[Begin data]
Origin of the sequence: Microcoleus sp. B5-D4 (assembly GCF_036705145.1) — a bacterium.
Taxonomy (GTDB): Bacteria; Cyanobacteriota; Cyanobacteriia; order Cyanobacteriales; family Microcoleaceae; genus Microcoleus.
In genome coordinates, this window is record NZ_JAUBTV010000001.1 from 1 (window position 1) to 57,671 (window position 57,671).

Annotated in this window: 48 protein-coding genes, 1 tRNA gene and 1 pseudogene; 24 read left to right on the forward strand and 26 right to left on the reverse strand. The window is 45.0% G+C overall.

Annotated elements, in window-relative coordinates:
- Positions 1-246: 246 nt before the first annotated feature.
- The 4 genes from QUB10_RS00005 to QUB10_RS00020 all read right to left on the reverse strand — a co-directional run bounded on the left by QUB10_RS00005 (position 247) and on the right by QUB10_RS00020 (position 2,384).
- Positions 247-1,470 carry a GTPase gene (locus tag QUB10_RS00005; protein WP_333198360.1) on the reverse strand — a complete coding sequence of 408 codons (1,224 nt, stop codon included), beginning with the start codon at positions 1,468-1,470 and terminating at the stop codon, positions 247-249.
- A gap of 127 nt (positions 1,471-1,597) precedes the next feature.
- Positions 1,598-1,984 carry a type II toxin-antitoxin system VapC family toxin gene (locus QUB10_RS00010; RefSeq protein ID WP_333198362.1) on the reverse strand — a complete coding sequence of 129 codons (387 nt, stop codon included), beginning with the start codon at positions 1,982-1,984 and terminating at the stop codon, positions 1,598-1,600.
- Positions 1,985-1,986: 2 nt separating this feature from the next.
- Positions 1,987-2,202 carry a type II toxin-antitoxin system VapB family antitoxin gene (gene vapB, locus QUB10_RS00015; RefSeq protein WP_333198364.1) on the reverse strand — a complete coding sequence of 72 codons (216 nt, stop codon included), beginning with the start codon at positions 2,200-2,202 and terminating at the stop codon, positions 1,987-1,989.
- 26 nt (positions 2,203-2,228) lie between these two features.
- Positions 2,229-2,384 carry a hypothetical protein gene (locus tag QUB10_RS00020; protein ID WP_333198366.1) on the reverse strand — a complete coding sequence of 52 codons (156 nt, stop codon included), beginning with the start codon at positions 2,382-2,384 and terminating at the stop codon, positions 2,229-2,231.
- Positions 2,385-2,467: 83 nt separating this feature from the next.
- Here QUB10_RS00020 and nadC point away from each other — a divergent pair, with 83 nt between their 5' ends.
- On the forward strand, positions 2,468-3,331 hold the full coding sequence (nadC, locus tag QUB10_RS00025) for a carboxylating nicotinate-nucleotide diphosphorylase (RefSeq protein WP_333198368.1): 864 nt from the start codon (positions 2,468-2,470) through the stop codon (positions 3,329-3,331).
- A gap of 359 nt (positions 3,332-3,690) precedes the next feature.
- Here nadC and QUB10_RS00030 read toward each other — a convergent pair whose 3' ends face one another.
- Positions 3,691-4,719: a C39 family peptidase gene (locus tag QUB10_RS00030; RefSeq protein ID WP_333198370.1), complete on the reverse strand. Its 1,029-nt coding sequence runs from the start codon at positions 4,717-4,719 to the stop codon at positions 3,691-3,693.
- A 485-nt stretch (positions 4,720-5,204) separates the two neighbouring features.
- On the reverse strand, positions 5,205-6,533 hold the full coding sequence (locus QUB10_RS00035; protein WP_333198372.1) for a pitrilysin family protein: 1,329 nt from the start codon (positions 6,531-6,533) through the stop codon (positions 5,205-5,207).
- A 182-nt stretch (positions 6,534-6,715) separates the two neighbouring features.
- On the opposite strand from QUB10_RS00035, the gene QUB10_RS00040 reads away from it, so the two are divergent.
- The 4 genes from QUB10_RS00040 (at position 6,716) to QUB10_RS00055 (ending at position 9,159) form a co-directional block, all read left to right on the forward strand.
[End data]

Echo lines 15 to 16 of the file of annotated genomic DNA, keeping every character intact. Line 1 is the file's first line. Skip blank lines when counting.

- Positions 2,385-2,467: 83 nt separating this feature from the next.
- Here QUB10_RS00020 and nadC point away from each other — a divergent pair, with 83 nt between their 5' ends.